preservation of Estonian independence. -- Saulius Girnius

NO-CONFIDENCE VOTE PROPOSED AGAINST LITHUANIAN DEFENSE MINISTER.
Justinas Karosas, the head of the ruling Democratic Labor Party (LDDP)
caucus, announced on 15 May that he had handed in a motion signed by 29
deputies asking for a no-confidence vote against National Defense
Minister Linas Linkevicius, BNS reported. The primary reason for the
motion was Linkevicius's decision in April to leave the LDDP. It is not
clear when the no-confidence motion will be moved, but it will have to
gain the support of 71 deputies to pass. The LDDP faction now has 68
deputies. -- Saulius Girnius

POLES PROTEST AGAINST SOLIDARITY DELEGATION'S EXPULSION FROM BELARUS.
Belarus's expulsion of a delegation from the Polish union Solidarity
sparked an angry demonstration of some 1,000 people outside the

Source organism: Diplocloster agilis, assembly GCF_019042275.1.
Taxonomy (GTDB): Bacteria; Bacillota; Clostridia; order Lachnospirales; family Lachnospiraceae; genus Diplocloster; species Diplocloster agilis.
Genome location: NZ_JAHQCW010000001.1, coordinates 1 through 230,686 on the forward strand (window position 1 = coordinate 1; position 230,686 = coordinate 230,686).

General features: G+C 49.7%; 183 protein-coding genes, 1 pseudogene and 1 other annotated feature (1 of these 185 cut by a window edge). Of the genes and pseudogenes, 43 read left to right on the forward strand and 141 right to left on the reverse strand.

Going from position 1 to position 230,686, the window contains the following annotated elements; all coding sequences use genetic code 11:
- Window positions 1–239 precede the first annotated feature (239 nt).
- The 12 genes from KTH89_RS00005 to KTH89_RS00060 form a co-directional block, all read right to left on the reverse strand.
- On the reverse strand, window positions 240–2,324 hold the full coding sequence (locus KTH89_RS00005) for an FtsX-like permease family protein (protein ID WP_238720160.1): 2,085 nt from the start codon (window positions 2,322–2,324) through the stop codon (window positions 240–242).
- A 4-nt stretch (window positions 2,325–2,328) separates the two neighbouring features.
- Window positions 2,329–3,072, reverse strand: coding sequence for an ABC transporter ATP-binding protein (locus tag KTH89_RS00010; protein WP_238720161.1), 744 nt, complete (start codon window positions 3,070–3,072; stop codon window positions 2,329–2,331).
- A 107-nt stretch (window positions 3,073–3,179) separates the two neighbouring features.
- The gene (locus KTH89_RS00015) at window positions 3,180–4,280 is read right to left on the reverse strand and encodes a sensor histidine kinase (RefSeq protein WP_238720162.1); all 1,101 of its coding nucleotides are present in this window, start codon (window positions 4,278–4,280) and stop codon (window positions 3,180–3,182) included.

Belarusian consulate in the northeastern town of Bialystok on 15 May,
AFP reported. The protesters handed the Belarusian Consul a letter
opposing the detention of four Solidarity members who were later
escorted to the countries' common border. The delegation had been in
Belarus at the invitation of the Belarusian independent association of
trade unions, which opposes Belarusian President Alyaksandr Lukashenka's
policies. Belarusian authorities claimed the delegation had organized an
illegal demonstration in Minsk. Meanwhile, the Brussels-based
International Confederation of Free Trade Unions said it lodged a
complaint with the International Labor Organization against Belarus,